A new flexible laboratory facility is already filling up, as Discovery Park in Kent reports a healthy pipeline of interest from science companies looking to move in before the space is formally opened later in the summer.
Those currently in advanced discussions about taking space include intraocular lens implant specialists VisusNano; neurological therapy providers Optoceutics, and life science consultancy firm Martin Warman.
A chronic shortage of suitable accommodation is severely restricting the UK’s life sciences industry, (Life Sciences 2030 report (bidwells.co.uk), curtailing both start-ups and scale-ups; however the new facility at Discovery Park’s 220 acre science and technology campus, which will officially be opened in June, offers spaces from 250 sq ft to 3,000 sq ft, allowing companies to scale up as required without the need to relocate as they expand.
Dr Joanna Gould, Chief Executive Officer, VisusNano, whose intraocular lens implant is set to revolutionise cataract surgery in humans and animals, said: “At a time when life sciences companies are struggling to find suitable lab space, having access to this new facility at Discovery Park has allowed VisusNano to scale up our operations, while still remaining on the site where we were already established.”
The new labs, which have been given a bespoke fit-up by Discovery Park’s on-site engineering team, come with a range of business support, including an on-site Barclay’s Eagle Lab providing a full package of growth services, including mentoring, investor readiness programmes and access to investors, including Discovery Park’s own seed fund – Discovery Park Ventures.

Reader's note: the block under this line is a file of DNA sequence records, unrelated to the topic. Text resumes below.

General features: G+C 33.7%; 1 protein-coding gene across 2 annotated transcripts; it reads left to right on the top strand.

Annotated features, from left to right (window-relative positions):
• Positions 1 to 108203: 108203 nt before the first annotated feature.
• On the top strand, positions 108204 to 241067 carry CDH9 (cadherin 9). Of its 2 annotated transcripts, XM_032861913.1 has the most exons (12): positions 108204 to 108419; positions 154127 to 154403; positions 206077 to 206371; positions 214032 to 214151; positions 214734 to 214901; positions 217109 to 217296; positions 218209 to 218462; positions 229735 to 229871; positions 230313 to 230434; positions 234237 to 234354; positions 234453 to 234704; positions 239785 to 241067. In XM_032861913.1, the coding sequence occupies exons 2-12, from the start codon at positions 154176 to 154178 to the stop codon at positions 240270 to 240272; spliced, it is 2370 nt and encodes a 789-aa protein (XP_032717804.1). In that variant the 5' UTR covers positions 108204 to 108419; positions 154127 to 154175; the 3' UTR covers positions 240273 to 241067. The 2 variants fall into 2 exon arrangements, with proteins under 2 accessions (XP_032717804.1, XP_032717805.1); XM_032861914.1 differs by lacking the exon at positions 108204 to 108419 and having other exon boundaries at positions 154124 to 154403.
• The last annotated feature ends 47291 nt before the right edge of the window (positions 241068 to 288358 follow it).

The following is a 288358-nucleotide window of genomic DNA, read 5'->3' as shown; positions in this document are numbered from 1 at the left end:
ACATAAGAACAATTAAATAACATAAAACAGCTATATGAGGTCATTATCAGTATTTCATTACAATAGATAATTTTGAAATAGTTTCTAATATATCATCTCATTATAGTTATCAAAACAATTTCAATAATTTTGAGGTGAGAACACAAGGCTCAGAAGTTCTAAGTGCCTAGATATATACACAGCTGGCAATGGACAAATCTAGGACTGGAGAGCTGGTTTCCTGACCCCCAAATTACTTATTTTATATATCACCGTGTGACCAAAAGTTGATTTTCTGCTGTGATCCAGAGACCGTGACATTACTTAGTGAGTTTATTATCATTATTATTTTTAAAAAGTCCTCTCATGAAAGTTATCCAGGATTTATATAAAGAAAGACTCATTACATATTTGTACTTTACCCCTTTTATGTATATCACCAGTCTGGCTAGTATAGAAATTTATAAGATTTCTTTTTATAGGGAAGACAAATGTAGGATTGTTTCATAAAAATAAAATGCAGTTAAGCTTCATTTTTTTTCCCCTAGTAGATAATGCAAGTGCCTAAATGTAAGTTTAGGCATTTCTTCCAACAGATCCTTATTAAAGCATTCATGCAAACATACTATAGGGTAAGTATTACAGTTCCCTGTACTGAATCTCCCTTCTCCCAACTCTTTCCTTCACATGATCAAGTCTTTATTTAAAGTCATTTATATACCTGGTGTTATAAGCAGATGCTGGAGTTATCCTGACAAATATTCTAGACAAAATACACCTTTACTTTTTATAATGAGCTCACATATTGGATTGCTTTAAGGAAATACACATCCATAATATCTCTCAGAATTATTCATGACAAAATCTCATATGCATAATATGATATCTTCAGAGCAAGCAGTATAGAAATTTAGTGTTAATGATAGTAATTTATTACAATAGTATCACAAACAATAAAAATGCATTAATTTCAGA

The £6m capital project has been supported through the Government’s ‘Getting Building Fund’, with £2.75m of funding through South East LEP and Kent & Medway Economic Partnership, and there has been support too from Kent County Council.
Mayer Schreiber, CEO, Discovery Park, said: “The current critical shortage of R&D facilities is inflicting severe damage on the UK’s hopes of being a life sciences superpower. Without lab space, start-ups and university spin-outs are being denied any chance of developing their concepts beyond the early stages.
“If there is no pipeline of discovery, the science sector will stagnate and there will be no push towards manufacturing, which this country needs for future economic development.
“Discovery Park has been able to provide a new solution. The highly-priced ‘Golden Triangle’ is over-congested and companies can find it difficult to locate. At Discovery Park, we are able to offer flexible and affordable space which allows companies to grow in line with their business needs. And we’re already seeing a demand from interesting companies attracted by a viable alternative and our existing tenant base with ambitious growth aspirations.”
Sarah Dance, Chair of South East LEP, said: “The new incubator space is an excellent example of a project that identified a clear business need, in this case high-quality laboratories and office space.
“Thanks to funding from Discovery Park and the South East LEP, it has been possible to develop an environment that nurtures the growth of high-value businesses, and create new jobs which will help us to build a strong and sustainable economy.”
Discovery Park has been identified by the Government as a Life Sciences Opportunity Zone, with established links to academia and a thriving scientific community.
Transport links and affordable housing have both been identified as factors influencing decision-making by employees working in the sector and at one hour by train from London’s bio-tech hub at St Pancras and with an average house price in Thanet of £353,500 (Zoopla), Discovery Park offers access to both, as well as an abundance of lifestyle advantages including good schools, leisure facilities, beaches and open countryside.
It is estimated that the new facility will create or safeguard up to 75 jobs.